Jimmy Wedell

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James "Jimmy" Robert Wedell
Photograph of James Wadell.jpg
Jimmy Wedell, c. 1933
Born March 31, 1900
Texas City
Died June 24, 1934
Occupation Aircraft designer, Aircraft Racing
Known for Designer of the Wedell-Williams series of air racers
Parents Robert C. and Ida Wedell

James "Jimmy" Robert Wedell (March 31, 1900 - June 24, 1934) was a famous 1930s racing pilot and aircraft designer. Wedell broke the world record for land-plane speed in 1933 when he clocked 305.33 m.p.h. in a Wedell-Williams aircraft of his own design.[1] He won the Thompson Trophy air race in the same year. Wedell's company, the Wedell-Williams Air Service Corporation, won 14 "distinguished finishes" (top five) in the Thompson and Bendix Trophy races.[2]

Early years[edit]

James "Jimmie/Jimmy" Robert Wedell was born in Texas City on March 31, 1900 to Robert and Ida Wedell, who operated a tavern in the town. His brother Walter, born on November 14, 1901, was joined later by sisters, Elizabeth and Mary. With the sudden and premature death of both parents, the brothers were on their own from teen years on. The two brothers were both mechanically inclined, especially working with gasoline engines. Another major interest was aviation and flying.[2]

Wedell left school in the ninth grade to open the Black Star Garage behind the family home. He repaired cars and motorcycles and when the first U.S. Army Air Field was established in Texas City in 1913, he learned to fly, and he later taught his brother.[2]

Aviation career[edit]

After buying two junked aircraft, the Wedell brothers constructed a new aircraft from the parts and began to fly as exhibition pilots, barnstorming along the Gulf Coast.[3]

During World War I, his brother enlisted in the Navy but Wedell was turned down because of poor eyesight, having lost sight in one eye in a motorcycle accident. After flying in Mexico and the Gulf Coast, the Army hired Jimmy as a civilian instructor of cadet fliers.[4]

After the war, Wedell returned to the Black Star Garage, working as a mechanic, while designing and building racing planes and barnstorming the country. In 1922, the Wedell brothers left for New Orleans where they started an air service and a flying school. They met millionaire Harry P. Williams from Patterson, Louisiana.[2] Williams was in the oil, sugar and lumber businesses and was married to Marguerite Clark, a former star of silent movies.[4] Wedell taught Williams how to fly and they became the best of friends, bonded by their interest in aviation.[5]

Together, they created the Wedell-Williams Air Service Corporation in Patterson with the first enterprise being a passenger service from New Orleans to Houston, Louisiana’s first commercial airline. The company also started their own postal air service and opened a flying school. Continuing his earlier work as a designer, Wedell had a factory built to design and build low-wing monoplanes, starting with the Wedell-Williams Model 22.[2]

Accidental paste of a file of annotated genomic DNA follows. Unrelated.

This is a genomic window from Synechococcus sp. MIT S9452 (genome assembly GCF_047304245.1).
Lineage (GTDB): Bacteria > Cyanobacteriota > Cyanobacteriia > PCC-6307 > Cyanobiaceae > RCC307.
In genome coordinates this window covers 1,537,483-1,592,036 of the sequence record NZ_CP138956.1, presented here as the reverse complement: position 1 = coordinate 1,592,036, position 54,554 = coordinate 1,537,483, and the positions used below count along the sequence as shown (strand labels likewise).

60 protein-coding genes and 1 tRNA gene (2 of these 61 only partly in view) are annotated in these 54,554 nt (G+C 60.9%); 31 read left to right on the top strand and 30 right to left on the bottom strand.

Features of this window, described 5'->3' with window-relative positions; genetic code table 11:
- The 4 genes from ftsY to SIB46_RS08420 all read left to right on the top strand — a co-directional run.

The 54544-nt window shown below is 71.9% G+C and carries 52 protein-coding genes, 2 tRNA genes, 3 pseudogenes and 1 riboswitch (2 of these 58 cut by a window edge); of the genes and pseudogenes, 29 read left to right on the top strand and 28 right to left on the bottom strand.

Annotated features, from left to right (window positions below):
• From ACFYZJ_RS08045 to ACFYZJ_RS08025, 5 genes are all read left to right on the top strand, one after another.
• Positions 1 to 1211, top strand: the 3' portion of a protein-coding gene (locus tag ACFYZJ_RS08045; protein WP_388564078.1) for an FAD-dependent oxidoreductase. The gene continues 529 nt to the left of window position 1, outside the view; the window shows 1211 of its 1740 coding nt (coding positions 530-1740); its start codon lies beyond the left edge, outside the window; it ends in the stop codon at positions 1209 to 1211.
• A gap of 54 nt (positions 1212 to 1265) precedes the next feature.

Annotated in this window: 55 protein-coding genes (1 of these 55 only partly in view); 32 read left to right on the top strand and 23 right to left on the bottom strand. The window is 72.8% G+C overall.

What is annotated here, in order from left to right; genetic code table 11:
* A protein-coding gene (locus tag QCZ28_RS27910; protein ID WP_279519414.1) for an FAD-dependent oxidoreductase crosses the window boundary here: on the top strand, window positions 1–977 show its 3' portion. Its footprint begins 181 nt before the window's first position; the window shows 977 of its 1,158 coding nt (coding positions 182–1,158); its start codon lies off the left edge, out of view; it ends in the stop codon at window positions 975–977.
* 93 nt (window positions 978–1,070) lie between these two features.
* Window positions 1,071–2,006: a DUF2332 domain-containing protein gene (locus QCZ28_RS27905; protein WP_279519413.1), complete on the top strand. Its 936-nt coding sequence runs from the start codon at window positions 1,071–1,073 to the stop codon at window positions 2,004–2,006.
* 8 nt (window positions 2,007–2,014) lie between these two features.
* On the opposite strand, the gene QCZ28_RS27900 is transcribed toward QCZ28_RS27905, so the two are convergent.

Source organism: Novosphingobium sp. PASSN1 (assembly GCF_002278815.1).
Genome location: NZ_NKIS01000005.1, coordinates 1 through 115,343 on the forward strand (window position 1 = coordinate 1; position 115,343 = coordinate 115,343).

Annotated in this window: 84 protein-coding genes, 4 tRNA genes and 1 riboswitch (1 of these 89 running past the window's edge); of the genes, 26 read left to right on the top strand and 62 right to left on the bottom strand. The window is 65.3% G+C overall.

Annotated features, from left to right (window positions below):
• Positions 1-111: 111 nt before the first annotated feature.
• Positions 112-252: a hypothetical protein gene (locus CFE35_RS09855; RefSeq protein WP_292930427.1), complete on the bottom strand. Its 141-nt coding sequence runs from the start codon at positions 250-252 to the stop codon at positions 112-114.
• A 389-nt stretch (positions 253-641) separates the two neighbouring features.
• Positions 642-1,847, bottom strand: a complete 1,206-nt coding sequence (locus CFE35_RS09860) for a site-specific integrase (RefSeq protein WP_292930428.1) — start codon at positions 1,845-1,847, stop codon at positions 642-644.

(L–R) Jimmy Doolittle, Jimmy Wedell, and Harry Williams. c. 1933

The “44” (Wedell-Williams Model 44) became one of the fastest aircraft flying in the United States, Wedell called it, "hot as a .44 and twice as fast."[2] During his lifetime, Wedell held more speed and long-distance records than any other racing pilot. Not only the first to fly at over 300 mph in a "land plane", he also set a “three flags speed” mark, flying from Ottawa, Canada to Washington, and on to Mexico City in 11 hours, 53 minutes.[2] Wedell's best year in air racing was in 1933, when he won races at every competition he entered.[6]

Death[edit]

In 1934, Wedell was involved in not only air racing but also exhibition flying and even flight training. During flight training, he was killed in an accident on June 24, 1934.

Wedell's death received national attention where he was remembered for his love of speed, his innovations in the design of racing planes, and his reputation for "donating his time and talents to those in need".[7] His obituaries included a column by Will Rogers and an article in Time magazine.[8] Wedell is buried in the Columbia Cemetery in West Columbia, Texas.

See also[edit]

References[edit]

Notes
  1. ^ Schmid and Weaver 1983, p. 314.
  2. ^ a b c d e f g "Jimmie Wedell." Texas City Library. Retrieved: January 9, 2012.
  3. ^ "The First Wedell-Williams Racers." Louisiana State Museum. Retrieved: January 9, 2012.
  4. ^ a b Ponce, Jesse. "Jimmy Wedell: Texas City’s King of the Sky." Galveston Daily News, September 4, 2011. Retrieved: January 9, 2012.
  5. ^ Hirsch and Schultz 2001, p. 5.
  6. ^ Jablonski 1980, p. 267.
  7. ^ "Medicine: Babies." Time, January 8, 1934. Retrieved: January 9, 2012.
  8. ^ "Death of Jimmie Wedell." Louisiana State Museum. Retrieved: January 9, 2012.
Bibliography
  • Foxworth, Thomas G. The Speed Seekers. New York: New York: Doubleday, 1976. ISBN 0-385-06050-5.
  • Hirsch, Robert S. and Barbara H. Schultz. Wedell-Williams Air Service. Lancaster, California: Little Buttes Publishing, 2001. ISBN 978-0-9652181-1-5.
  • Jablonksi, Edward. Man with Wings: A Pictorial History of Aviation. Garden City, New York : Doubleday & Company, Inc., 1980. ISBN 978-0-385-14107-9.
  • Schmid, Sylvester H. and Truman C. Weaver. The Golden Age of Air Racing: 1927-1933. Oshkosh, Wisconsin: EAA Aviation Foundation, 1983. ISBN 978-0-8168-7816-1.

External links[edit]